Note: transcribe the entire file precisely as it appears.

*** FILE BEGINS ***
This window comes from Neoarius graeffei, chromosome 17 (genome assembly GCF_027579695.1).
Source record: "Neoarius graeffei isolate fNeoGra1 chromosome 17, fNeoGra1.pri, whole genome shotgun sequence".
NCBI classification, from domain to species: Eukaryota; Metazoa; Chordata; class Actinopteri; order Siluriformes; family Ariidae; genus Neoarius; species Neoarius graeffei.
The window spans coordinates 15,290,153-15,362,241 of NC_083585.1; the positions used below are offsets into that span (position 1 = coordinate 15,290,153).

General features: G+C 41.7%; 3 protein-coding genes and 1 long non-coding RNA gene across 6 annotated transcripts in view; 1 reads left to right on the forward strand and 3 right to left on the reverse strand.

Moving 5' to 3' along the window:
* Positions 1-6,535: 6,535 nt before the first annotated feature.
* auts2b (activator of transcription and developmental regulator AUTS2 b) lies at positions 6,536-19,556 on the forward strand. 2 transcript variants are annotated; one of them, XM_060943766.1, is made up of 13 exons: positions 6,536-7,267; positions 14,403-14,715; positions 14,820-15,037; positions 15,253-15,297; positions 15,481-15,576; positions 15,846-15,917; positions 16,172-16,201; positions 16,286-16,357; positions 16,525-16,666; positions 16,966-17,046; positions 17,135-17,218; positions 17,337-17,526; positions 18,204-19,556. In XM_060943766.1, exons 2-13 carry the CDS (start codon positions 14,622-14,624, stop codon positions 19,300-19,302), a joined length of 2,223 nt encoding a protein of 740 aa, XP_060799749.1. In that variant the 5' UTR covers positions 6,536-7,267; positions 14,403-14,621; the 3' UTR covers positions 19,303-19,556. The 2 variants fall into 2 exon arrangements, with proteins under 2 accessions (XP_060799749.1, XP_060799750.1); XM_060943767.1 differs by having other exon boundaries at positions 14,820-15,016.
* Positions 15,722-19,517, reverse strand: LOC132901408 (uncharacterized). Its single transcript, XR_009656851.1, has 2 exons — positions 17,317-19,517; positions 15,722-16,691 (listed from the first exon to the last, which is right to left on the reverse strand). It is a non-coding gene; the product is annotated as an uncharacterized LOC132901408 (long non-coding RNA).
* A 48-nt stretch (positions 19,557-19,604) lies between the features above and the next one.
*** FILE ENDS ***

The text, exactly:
This window comes from Neoarius graeffei, chromosome 17 (genome assembly GCF_027579695.1).
Source record: "Neoarius graeffei isolate fNeoGra1 chromosome 17, fNeoGra1.pri, whole genome shotgun sequence".
NCBI classification, from domain to species: Eukaryota; Metazoa; Chordata; class Actinopteri; order Siluriformes; family Ariidae; genus Neoarius; species Neoarius graeffei.
The window spans coordinates 15,290,153-15,362,241 of NC_083585.1; the positions used below are offsets into that span (position 1 = coordinate 15,290,153).

General features: G+C 41.7%; 3 protein-coding genes and 1 long non-coding RNA gene across 6 annotated transcripts in view; 1 reads left to right on the forward strand and 3 right to left on the reverse strand.

Moving 5' to 3' along the window:
* Positions 1-6,535: 6,535 nt before the first annotated feature.
* auts2b (activator of transcription and developmental regulator AUTS2 b) lies at positions 6,536-19,556 on the forward strand. 2 transcript variants are annotated; one of them, XM_060943766.1, is made up of 13 exons: positions 6,536-7,267; positions 14,403-14,715; positions 14,820-15,037; positions 15,253-15,297; positions 15,481-15,576; positions 15,846-15,917; positions 16,172-16,201; positions 16,286-16,357; positions 16,525-16,666; positions 16,966-17,046; positions 17,135-17,218; positions 17,337-17,526; positions 18,204-19,556. In XM_060943766.1, exons 2-13 carry the CDS (start codon positions 14,622-14,624, stop codon positions 19,300-19,302), a joined length of 2,223 nt encoding a protein of 740 aa, XP_060799749.1. In that variant the 5' UTR covers positions 6,536-7,267; positions 14,403-14,621; the 3' UTR covers positions 19,303-19,556. The 2 variants fall into 2 exon arrangements, with proteins under 2 accessions (XP_060799749.1, XP_060799750.1); XM_060943767.1 differs by having other exon boundaries at positions 14,820-15,016.
* Positions 15,722-19,517, reverse strand: LOC132901408 (uncharacterized). Its single transcript, XR_009656851.1, has 2 exons — positions 17,317-19,517; positions 15,722-16,691 (listed from the first exon to the last, which is right to left on the reverse strand). It is a non-coding gene; the product is annotated as an uncharacterized LOC132901408 (long non-coding RNA).
* A 48-nt stretch (positions 19,557-19,604) lies between the features above and the next one.